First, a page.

At the rooftop restaurant, we had a long table for our group of 15 and the ‘Spanish’ man and his ‘escort’ were seated for a romantic dinner for two at a table nearby.  In between my charming, non-controversial conversations with the economists, I could not help sneaking glances at the Spaniard and his escort as the evening progressed, wondering how much that woman was earning for her evening. My male colleagues said the next day that it could have been as much as 1000 Euro a night. Boy, that sure beats the AP salary!

Despite the close call at the beginning, I did not make a fool of myself at the conference dinner.  I was gracious and non-controversial throughout the evening, altogether I made zero money but I did make a bella figura.

 

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Trisha Thomas

Author: Trisha Thomas

Trisha is a TV journalist working for AP TV News in Rome. She is married to an Italian and is a Mamma of three.

17 Comments

  1. avatar

    Oh Trisha,

    That is hysterical – the escort part I mean, although the brutta figura with your son is pretty great also! Thanks for starting my day off with a few laughs. Have a wonderful Christmas – I bet Rome is beautiful now.

    • Trisha Thomas

      I am glad you got a laugh Adri. I hope you have a wonderful Christmas….I wish I could swoop down and sit at your table and try some of those yummy things you’ve been cooking up.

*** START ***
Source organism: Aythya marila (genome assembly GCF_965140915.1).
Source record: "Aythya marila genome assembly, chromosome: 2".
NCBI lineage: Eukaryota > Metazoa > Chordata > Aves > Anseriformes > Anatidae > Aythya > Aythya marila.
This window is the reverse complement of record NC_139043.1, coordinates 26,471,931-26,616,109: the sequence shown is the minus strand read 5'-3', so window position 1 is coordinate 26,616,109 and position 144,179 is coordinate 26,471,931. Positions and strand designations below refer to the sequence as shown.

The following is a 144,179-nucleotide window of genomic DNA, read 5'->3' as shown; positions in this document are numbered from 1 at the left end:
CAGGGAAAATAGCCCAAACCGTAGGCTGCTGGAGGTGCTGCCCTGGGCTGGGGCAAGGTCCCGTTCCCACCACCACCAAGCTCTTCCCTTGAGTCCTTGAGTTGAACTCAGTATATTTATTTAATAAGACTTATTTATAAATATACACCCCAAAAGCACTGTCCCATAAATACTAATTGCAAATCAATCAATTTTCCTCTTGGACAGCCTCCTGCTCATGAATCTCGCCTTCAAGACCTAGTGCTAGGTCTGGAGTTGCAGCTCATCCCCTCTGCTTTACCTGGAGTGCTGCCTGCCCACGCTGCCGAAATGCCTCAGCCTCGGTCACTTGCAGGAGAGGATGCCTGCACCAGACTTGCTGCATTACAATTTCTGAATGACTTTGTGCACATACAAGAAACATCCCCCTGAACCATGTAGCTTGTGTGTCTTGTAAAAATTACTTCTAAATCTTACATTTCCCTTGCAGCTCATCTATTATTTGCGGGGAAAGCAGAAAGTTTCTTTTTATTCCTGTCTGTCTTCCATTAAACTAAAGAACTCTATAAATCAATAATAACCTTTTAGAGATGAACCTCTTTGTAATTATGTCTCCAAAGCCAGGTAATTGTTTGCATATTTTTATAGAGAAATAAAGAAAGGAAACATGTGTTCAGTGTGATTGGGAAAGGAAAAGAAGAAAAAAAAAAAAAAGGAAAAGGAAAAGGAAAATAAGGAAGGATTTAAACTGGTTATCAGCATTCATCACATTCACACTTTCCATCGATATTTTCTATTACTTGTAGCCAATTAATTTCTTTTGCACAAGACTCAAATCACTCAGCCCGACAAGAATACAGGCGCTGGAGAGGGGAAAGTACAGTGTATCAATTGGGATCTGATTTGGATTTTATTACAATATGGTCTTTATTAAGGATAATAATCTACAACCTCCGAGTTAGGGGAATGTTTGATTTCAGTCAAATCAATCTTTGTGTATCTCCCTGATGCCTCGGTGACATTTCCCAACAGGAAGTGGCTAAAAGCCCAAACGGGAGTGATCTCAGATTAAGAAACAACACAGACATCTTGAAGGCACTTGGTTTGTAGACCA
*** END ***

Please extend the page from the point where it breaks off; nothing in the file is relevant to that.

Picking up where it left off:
2. avatar
    Stephen Thomas 2012/12/22 at 19:52 Reply

    That is such a hilarious story — I love the way juxtaposed those two anecdotes. Very entertaining!

    • Trisha Thomas

      Thank you Stephen! (He’s my brother, and the one with the real writing talent in the family)

  3. avatar

    Oh Trisha I love this story. I have teenage sons too. My older son Jack (almost 17) has suggested that I shouldn’t use words that belong to his generation – like ‘cray cray’ and ‘twelvie’ as it makes me sound lame. Makes it difficult, though as I am a high school teacher and surrounded by ‘his’ generation every single day. I particularly love the word ‘twelvie’ as older teens in Australia use it to put down pre-teens who act older than they are. Mention to a misbehaving seventh grader that he is behaving like a twelvie and the behaviour stops immediately.

    I’m leaving for my fourth Italian trip on Christmas Day and believe me, the bella figura is very much on my mind. Trying to pack for winter weather when it’s 30 degrees celsius outside (I’m in Australia) is a challenge – but trying to pack elegant, classy clothes when I have a high school teacher’s functional wardrobe is even more of a challenge! Thank goodness for online shopping.

    Buon Natale to you and your family.

    • Trisha Thomas